GDP (Gross Domestic Product) has been suggested as a measure of economic health. A high number is used to show that needs are being met by robust exchange of value. However, article 56 showed that GDP does not measure real wealth. Having more prisons, war, and natural disasters is not an indication of increased economic well-being. Meeting Humans’ Needs is a perpetual process not measured adequately by money. Meaning lies rather in the less well defined standard of quality of life.
Consider a simple evidence of economic complexity. My basic training is that I can stretch out my supply by consuming less. Normally, cutting out frivolous expenses assures sufficiency for the necessities. I am quite faithful to this imperative. My frugality works to the disadvantage of some people. I almost never eat food prepared outside my home and not by me. I almost never travel. I have discontinued concert and play attendance. I use numerous free software applications, the starter versions of programs for which bigger companies pay substantially.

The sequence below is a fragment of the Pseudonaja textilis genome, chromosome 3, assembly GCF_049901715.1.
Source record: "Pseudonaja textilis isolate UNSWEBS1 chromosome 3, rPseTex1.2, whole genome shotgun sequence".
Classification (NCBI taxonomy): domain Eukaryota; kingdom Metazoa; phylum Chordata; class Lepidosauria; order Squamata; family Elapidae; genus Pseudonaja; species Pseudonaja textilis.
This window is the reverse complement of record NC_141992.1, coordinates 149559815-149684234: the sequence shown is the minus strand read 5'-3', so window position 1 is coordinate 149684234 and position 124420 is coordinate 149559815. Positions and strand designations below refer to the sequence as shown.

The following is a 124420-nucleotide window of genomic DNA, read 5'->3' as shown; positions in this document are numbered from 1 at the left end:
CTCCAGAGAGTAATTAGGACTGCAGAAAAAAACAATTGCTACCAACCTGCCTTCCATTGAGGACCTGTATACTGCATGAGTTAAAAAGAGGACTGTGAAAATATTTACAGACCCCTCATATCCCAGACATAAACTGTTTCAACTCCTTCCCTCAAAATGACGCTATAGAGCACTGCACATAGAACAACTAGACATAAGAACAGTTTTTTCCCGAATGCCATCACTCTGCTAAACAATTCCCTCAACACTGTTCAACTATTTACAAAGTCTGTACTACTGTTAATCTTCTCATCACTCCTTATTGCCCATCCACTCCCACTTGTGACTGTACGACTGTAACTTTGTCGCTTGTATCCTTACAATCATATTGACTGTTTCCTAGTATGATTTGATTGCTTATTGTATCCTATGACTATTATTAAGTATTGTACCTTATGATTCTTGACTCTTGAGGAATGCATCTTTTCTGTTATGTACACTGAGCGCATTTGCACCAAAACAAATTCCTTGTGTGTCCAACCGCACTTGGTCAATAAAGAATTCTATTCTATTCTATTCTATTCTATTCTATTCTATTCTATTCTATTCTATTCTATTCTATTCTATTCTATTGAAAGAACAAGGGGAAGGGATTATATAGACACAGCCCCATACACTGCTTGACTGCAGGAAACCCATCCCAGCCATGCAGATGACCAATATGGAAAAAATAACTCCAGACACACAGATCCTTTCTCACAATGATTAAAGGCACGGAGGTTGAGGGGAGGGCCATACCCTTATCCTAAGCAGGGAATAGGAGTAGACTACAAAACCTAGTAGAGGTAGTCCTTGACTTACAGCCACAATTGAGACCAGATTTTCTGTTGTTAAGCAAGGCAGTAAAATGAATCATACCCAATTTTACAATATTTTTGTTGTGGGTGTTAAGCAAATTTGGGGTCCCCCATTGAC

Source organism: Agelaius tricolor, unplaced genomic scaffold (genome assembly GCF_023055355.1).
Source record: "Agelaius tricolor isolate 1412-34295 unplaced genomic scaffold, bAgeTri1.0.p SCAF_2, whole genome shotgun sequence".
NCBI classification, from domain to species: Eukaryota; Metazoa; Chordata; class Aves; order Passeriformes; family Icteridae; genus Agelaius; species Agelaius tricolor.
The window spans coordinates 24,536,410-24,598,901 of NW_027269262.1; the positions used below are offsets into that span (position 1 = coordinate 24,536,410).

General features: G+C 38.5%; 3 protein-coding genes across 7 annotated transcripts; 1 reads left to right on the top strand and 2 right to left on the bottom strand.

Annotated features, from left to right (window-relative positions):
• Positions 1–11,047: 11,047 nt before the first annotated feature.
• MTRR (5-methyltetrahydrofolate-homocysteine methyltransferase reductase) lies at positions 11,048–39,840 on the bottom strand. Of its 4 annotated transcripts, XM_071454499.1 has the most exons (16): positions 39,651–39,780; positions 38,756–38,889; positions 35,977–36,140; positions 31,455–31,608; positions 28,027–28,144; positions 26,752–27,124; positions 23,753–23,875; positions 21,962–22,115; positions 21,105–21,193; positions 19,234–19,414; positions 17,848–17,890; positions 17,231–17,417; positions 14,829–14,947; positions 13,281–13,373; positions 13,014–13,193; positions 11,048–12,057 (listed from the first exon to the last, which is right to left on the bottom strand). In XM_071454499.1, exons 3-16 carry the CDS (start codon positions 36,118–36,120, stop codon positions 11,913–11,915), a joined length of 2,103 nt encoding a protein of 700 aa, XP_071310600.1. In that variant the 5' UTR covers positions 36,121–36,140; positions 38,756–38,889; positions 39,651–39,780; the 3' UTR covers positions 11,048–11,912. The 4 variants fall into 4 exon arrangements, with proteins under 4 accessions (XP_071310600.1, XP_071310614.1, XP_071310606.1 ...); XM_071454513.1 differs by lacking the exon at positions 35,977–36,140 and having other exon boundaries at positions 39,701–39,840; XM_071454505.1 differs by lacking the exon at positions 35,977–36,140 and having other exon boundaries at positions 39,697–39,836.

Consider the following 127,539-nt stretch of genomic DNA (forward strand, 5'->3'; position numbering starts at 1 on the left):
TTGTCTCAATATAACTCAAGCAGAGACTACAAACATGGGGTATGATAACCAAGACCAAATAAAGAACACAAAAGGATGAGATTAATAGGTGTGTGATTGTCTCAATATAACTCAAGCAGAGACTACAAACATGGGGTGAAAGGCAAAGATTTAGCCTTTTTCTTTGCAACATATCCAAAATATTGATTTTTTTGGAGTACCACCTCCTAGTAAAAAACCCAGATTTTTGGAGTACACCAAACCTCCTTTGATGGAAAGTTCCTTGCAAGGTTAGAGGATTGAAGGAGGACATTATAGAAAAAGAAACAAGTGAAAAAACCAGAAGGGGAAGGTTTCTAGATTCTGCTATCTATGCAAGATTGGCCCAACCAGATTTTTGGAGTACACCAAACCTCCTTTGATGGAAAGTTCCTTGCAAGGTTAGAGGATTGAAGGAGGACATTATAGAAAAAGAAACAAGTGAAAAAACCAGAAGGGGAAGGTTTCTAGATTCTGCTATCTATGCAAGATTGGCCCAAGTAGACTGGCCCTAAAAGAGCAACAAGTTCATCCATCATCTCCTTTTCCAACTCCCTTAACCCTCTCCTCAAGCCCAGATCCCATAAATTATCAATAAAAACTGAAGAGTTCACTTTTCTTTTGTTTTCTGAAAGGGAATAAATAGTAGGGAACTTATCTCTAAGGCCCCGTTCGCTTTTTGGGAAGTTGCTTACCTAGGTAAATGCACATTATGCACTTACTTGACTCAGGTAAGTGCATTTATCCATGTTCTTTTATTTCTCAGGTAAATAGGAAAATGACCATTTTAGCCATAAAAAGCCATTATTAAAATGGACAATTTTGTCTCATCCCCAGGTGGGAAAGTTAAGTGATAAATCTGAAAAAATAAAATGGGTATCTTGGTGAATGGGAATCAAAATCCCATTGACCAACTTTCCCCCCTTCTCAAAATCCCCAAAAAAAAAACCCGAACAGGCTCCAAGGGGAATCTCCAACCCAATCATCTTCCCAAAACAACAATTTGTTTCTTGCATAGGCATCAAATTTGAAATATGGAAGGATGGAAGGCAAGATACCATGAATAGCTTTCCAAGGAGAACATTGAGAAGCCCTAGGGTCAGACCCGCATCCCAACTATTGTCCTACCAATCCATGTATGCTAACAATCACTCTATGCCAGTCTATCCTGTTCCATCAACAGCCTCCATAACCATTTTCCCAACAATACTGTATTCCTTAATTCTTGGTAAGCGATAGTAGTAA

While I love people in the hospitality and entertainment industries, among others, I cannot afford to indulge in their services. This makes it appear that frugal prudence slows down the economy. To that I say “bravo!” Once we have produced enough food and housing, we can slow down. Much of society has reached a frenetic pace that leads to overconsumption, waste accumulation, and environmental degradation. Humanity is depleting its own base.
So what about these wonderful people I do not employ? The question has great significance to someone who has been a piano tuner for more than 50 years. I am classified as “entertainment industry” although my work is a vital need, not an optional want, of my customers. Now that agriculture does not require the whole population as a work force to feed the whole population, we need to be creative about what the rest of us do without fueling the consumption frenzy. A free market without direction has not yet developed the distribution of the Humans’ Needs that keeps all the intermediate tasks meaningful. There are still people trying outlandish, unproductive gimmicks for getting money.